Ongoing delays: Lalamilo Housing Phase 2A project continues dormant in Waimea

  • Weeds grow freely next to the paved sidewalks. Street lights and street signs were installed in the empty neighborhood several years ago. (GEORGE FULLER/SPECIAL TO WEST HAWAII TODAY)

  • Construction has been stalled on the Hawaiian Home Lands housing project near Waimea Transfer Station since 2015. (GEORGE FULLER/SPECIAL TO WEST HAWAII TODAY)

WAIMEA — Each time residents haul trash or recycling to Waimea Transfer Station they must drive by Lalamilo Phase 2A development, an unfinished Hawaiian Home Lands housing project that sits dormant on the same street.

“A huge water tank was built and all infrastructure is in, and has been in for years,” Alice Jenkins, a Waimea resident, said in an email. “Why isn’t this development being built out?”

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Involved in the project are organizations on the local, state and national levels: Hawaii State Department of Health (DOH), the U.S. Department of Housing and Urban Development (HUD) and the Department of Hawaiian Home Lands (DHHL).

“To my knowledge it has to do with UXOs in the greater Lalamilo area, and a more detailed distinction of what is accepted and what is considered ‘cleared’ by HUD and other regulatory agencies,” District 9 Councilman Tim Richards said. “When I was in D.C. last month I asked Sen. Schatz’ office to look into this and see where it is stuck.”

Further development is dependent on HUD receiving a Conditional No Further Action (CNFA) letter from the State Department of Health (DOH) before Native American Housing Assistance and Self Determination Act (NAHASDA) Title VIII moneys can be used on Formerly Used Defense Sites (FUDS), according to Paula Aila, DHHL’s information &community relations officer.

“The DHHL’s timeline for awards has been stymied for three years because of the UXO issue and working through the issues like the CNFA letter,” Aila said. “Ordnance removal started several years ago but was not completed due to exception areas (obstructions) that precluded UXO investigation.”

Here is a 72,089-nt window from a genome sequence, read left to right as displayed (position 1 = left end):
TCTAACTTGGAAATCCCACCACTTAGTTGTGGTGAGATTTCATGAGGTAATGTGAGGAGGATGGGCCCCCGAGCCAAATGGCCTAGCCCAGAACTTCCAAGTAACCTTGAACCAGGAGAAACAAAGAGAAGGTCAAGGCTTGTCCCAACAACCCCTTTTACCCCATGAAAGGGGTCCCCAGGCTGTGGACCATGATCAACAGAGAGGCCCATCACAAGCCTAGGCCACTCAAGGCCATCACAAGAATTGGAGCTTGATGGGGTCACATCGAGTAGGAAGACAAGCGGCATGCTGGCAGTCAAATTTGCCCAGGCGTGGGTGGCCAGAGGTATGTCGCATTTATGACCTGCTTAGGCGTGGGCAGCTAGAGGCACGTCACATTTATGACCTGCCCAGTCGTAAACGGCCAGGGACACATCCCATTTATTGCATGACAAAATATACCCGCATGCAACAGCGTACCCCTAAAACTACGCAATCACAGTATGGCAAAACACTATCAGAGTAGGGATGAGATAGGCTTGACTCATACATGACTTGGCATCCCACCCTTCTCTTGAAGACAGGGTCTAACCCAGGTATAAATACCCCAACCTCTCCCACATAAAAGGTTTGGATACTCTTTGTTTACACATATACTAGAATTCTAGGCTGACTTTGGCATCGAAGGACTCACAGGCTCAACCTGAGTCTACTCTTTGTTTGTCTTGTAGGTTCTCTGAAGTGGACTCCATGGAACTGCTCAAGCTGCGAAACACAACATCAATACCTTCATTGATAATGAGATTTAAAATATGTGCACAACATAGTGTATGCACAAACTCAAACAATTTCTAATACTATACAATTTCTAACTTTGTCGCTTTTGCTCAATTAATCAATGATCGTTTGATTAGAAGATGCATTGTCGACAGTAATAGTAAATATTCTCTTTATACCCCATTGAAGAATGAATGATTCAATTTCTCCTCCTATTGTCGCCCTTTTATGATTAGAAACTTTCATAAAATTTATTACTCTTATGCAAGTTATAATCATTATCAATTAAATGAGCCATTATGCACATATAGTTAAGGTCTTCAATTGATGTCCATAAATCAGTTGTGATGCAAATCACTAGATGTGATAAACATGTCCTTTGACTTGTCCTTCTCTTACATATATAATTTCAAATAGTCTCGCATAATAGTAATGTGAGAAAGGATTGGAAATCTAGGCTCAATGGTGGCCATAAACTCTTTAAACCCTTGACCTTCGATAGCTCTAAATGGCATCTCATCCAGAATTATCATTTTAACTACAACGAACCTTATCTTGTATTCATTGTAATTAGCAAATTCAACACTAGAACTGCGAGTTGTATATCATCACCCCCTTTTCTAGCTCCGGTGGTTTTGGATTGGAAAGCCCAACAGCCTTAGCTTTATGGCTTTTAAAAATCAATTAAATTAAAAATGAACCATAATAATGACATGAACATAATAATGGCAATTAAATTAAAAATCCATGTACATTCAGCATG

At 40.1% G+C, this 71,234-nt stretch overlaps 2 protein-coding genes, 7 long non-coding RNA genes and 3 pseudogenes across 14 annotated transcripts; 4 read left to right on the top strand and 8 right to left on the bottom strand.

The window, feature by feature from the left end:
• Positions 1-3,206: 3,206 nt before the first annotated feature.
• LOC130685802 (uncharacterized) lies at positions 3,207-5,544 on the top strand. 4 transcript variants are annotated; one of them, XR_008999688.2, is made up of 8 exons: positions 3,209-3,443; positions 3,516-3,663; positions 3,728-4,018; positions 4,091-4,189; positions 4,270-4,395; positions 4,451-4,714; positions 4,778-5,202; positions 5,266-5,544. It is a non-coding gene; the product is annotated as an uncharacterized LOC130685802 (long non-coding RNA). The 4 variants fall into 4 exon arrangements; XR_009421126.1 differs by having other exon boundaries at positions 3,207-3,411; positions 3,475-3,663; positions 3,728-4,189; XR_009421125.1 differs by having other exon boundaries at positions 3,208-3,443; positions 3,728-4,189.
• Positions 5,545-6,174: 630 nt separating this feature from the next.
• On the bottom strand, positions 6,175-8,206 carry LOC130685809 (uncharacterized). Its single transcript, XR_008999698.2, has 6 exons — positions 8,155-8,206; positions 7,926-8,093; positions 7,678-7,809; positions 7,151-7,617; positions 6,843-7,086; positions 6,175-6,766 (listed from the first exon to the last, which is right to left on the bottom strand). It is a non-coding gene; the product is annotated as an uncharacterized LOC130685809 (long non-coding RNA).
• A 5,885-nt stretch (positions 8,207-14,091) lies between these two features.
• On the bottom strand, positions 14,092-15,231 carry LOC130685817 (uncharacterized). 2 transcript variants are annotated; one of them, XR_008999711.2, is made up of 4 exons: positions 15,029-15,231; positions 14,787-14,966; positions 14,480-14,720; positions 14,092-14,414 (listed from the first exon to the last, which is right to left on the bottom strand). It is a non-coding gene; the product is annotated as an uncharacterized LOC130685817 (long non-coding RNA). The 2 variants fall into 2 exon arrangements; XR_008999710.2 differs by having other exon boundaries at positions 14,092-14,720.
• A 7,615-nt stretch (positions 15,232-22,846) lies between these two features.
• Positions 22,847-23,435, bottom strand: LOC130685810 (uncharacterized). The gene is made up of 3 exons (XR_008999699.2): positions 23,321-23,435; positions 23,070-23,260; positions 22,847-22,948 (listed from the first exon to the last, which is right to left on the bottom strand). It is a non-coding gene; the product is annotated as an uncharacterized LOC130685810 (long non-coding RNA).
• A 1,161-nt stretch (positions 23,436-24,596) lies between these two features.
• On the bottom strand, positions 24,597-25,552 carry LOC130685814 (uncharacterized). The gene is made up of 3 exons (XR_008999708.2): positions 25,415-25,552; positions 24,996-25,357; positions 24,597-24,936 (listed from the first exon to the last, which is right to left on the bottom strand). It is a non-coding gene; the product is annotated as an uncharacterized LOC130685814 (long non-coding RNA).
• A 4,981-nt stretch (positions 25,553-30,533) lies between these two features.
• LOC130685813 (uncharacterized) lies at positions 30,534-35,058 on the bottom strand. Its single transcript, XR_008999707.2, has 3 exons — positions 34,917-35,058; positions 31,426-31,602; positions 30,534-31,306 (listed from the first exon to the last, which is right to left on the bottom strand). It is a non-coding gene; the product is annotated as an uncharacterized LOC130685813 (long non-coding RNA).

Looking at the bigger picture, Lalamilo Phase 2A is one of 22 areas spread out over nearly 100,000 acres in the region that the DOH is currently reviewing.

“Issues we’re facing are the maneuver area, munitions clean-up and toxic chemical disposals in an old landfill from near the turn of the century,” Steven Mow said, DOH’s supervisor of the site discovery assessment and mediation section. “HUD sent out a letter in January 2017 asking for the DOH letter. As a state we review reports such as these to make sure they comply. We’re trying to work out if we can issue the letter.”

To do so, DOH is preparing an environmental report.

“We’ve sent it for approval to the deputy director of environmental health and it will have to then be reviewed by the attorney general. Once approved, as a department it will be posted online and we can then meet with the different developments before the CNFA letter can be issued, in hopes that HUD sees that as a site closure,” Mow added.

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Once the process is complete, the DOH can then issue a CNFA letter that would then allow HUD/FHA lending for construction and turnkey loans.

“The contract to clear these exception areas will be awarded within the next month, or so. Final reports are expected in approximately 18 to 24 months, which will be turned over to the DOH for review and approval. Home financing and construction for Phase 2 is dependent upon the outcome of working with the state’s UXO regulator and the DOH on the CNFA letter,” Aila concluded.